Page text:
I know my solution is shaky, in part because I’m using the future to reconfigure my past, neither of which really counts as “now.” Furthermore, it seems problematic to depend on something that doesn’t exist (the future) to avoid a past (which also doesn’t exist yet) that only stands in for the present. And maybe you’re thinking: Jen, you’re missing the point, you should be focused on the present, the right now!!! But what if it works? Maybe it’s a temporary (and probably metaphysically flawed) fix, but it’s a fix, and I’ll take it.


Two quick things before I end this post: first, I made the same resolution this year (2007) and it’s just as difficult the second time around; and second, I never, ever have any trouble “being here now” when I’m knitting. None at all. I should probably take that as a sign…


lighten up, francis

April 25, 2007

My apologies for yesterday’s angry post–not all days spent writing are sunshiny and inspired, but that doesn’t mean I need to spew negativity, either. Who knows how many dreams lay dashed as the result of my rant on Romantic Writing. Oh, the horror.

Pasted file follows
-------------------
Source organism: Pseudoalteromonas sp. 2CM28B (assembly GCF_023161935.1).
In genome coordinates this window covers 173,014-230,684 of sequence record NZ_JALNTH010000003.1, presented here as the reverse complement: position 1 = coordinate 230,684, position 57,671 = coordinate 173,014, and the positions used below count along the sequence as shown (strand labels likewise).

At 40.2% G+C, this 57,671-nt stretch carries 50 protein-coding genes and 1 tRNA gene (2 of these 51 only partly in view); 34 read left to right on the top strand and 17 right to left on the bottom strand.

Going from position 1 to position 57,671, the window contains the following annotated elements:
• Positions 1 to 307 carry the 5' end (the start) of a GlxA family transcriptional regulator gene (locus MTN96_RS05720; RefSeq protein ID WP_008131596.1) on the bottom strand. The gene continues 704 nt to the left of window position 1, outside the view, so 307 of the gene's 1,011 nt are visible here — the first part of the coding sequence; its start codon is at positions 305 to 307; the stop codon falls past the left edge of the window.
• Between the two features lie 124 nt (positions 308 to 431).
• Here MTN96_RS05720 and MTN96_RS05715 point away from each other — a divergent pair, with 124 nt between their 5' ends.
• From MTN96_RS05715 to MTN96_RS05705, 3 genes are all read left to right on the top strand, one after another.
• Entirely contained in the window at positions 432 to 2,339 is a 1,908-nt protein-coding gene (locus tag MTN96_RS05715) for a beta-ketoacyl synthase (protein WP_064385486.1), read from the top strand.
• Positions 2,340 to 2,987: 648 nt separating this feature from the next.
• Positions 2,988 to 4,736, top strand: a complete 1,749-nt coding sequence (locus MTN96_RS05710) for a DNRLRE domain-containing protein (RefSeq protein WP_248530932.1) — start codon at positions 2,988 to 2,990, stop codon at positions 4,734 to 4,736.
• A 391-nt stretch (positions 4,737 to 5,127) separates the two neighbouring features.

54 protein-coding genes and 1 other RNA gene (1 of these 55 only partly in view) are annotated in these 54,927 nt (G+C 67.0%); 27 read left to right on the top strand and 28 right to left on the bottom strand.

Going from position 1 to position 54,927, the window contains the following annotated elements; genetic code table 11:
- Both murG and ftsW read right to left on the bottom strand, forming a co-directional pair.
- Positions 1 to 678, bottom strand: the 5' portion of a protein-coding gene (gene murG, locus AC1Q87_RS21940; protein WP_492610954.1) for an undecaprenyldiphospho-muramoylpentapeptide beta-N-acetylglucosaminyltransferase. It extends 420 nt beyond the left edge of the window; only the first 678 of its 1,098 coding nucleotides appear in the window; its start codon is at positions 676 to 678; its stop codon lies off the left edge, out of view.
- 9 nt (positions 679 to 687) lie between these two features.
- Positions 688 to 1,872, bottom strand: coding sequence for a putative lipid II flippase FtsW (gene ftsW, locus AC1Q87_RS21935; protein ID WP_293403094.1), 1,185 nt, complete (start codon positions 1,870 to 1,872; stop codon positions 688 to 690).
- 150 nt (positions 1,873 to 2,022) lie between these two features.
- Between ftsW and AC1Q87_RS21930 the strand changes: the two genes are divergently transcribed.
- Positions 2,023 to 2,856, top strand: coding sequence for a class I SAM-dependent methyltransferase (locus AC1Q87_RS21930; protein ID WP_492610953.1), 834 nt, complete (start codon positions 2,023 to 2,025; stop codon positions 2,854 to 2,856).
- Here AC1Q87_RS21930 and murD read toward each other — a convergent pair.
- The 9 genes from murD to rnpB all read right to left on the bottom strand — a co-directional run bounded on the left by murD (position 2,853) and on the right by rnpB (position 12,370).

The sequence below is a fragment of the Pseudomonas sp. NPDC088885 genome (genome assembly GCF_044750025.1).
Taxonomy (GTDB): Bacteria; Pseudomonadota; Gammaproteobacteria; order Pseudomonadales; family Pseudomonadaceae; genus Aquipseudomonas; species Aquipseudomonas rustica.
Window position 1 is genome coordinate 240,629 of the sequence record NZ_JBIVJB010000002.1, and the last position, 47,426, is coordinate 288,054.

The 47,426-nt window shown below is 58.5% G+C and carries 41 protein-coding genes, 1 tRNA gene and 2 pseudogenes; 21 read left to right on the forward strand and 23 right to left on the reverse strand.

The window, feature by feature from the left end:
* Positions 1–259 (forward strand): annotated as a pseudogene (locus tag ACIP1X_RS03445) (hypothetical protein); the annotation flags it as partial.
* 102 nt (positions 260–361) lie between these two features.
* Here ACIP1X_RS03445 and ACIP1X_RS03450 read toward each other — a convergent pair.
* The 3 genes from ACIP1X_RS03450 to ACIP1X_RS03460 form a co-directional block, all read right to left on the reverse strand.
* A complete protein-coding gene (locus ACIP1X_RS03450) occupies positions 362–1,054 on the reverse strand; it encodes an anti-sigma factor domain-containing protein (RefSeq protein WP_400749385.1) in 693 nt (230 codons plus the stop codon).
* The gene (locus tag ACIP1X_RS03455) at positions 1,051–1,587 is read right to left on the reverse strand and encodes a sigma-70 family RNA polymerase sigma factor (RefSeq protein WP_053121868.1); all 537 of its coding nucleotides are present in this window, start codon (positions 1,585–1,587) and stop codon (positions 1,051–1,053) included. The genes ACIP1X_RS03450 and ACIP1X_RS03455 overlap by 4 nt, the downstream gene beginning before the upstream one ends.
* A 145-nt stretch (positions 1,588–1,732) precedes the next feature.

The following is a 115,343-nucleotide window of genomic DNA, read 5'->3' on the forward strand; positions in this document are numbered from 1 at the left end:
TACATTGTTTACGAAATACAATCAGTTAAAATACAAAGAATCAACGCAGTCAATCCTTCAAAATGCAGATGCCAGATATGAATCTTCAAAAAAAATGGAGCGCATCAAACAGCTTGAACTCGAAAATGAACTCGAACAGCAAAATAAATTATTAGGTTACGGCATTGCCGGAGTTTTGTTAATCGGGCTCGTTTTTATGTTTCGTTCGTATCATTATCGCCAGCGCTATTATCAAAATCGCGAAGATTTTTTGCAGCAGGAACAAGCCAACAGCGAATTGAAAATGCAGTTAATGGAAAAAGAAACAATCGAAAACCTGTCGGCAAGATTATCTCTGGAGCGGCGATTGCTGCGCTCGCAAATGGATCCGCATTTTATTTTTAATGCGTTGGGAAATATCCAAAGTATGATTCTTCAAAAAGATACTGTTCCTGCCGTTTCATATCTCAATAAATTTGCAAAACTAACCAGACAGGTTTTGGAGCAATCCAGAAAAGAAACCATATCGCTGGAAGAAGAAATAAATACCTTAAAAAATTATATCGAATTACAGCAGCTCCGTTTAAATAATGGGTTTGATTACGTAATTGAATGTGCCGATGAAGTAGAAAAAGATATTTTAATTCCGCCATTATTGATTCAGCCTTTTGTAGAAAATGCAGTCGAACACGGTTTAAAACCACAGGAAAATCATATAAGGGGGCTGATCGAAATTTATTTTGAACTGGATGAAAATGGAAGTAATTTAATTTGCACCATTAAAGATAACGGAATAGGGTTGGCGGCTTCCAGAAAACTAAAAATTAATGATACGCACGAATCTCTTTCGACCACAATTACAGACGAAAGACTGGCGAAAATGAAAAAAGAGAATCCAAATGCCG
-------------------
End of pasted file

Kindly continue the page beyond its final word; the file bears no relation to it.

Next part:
After posting, I paced around my apartment a bit, watched my neighbor mow his law, watered my plants and then it hit me–I’d forgotten Matt Groening’s excellent advice via his “Life in Hell” comic strip. All I needed to do was leave off the writing and pick up a book. Which I did. A real page turner, despite the dry title.

That, and I needed to chill out. Sometimes I forget that, too.

taking the turn to negative town

April 24, 2007

My students and I are blogging in our English 225 class. The assignment for tomorrow asks us to post an entry describing our feelings about writing in general, about drafting the final long paper (a position paper on an issue of personal significance or a manifesto—a great writing exercise despite recent events), about writing online, or about any old thing they wish. Right now, I’d rather write about my feelings for salt (love it!) or people who drive slowly in the left lane (hate ‘em), but I’ll try to tackle the writing thing.